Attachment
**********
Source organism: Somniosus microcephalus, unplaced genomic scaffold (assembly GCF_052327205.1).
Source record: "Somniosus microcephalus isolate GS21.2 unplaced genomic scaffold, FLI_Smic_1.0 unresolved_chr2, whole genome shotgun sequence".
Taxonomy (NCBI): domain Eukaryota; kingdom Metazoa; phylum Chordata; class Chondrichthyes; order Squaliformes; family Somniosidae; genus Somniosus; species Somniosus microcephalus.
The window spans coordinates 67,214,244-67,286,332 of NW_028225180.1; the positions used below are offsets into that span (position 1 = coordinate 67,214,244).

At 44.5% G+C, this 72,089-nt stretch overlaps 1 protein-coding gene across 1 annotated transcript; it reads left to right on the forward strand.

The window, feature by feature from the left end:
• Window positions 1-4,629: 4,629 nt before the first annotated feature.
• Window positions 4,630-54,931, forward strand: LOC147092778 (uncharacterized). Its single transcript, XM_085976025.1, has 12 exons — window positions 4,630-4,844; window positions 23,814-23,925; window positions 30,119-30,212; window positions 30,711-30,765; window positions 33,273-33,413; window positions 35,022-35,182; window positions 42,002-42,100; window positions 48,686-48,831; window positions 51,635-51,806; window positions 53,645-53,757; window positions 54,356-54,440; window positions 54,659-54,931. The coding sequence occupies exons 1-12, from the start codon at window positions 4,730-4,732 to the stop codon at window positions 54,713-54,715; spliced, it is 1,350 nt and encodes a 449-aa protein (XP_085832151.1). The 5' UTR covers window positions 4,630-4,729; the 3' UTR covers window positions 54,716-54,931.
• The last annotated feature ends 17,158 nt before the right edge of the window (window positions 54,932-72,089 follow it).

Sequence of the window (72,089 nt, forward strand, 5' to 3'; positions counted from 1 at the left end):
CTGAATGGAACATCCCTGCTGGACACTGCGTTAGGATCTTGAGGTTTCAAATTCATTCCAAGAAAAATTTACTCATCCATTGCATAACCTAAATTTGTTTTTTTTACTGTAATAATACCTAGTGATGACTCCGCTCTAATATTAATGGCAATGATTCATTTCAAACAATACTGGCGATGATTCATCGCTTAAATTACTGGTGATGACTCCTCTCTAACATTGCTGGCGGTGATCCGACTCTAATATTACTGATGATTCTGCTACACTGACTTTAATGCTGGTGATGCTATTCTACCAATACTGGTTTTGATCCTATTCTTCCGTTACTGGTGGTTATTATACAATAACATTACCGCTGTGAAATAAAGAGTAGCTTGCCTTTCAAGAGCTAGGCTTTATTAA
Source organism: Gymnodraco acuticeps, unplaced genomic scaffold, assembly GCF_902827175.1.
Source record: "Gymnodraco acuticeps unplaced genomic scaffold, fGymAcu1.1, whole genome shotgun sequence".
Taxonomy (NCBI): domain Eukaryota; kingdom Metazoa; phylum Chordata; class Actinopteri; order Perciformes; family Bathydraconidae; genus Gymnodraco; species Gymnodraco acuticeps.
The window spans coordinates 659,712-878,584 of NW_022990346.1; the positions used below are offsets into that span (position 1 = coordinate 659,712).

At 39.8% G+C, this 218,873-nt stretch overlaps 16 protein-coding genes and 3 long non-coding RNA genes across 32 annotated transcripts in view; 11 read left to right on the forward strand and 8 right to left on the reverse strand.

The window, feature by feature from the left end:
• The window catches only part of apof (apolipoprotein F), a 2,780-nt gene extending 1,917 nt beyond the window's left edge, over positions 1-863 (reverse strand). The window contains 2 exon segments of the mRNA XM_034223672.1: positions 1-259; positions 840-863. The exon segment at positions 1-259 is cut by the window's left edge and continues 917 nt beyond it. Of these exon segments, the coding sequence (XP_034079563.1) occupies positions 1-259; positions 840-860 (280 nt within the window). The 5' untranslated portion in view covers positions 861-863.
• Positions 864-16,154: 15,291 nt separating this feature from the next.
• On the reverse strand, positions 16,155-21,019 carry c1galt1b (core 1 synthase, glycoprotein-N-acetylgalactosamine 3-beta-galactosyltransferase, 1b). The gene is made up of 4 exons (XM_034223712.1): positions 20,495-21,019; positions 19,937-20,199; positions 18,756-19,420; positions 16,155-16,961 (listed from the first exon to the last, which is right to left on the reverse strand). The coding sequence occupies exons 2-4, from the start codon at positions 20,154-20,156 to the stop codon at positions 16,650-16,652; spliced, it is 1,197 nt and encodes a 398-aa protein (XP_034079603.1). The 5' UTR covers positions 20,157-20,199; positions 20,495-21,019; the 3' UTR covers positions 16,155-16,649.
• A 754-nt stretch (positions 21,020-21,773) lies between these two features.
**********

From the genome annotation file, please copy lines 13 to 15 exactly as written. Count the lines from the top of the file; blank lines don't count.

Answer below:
Source record: "Gymnodraco acuticeps unplaced genomic scaffold, fGymAcu1.1, whole genome shotgun sequence".
Taxonomy (NCBI): domain Eukaryota; kingdom Metazoa; phylum Chordata; class Actinopteri; order Perciformes; family Bathydraconidae; genus Gymnodraco; species Gymnodraco acuticeps.
The window spans coordinates 659,712-878,584 of NW_022990346.1; the positions used below are offsets into that span (position 1 = coordinate 659,712).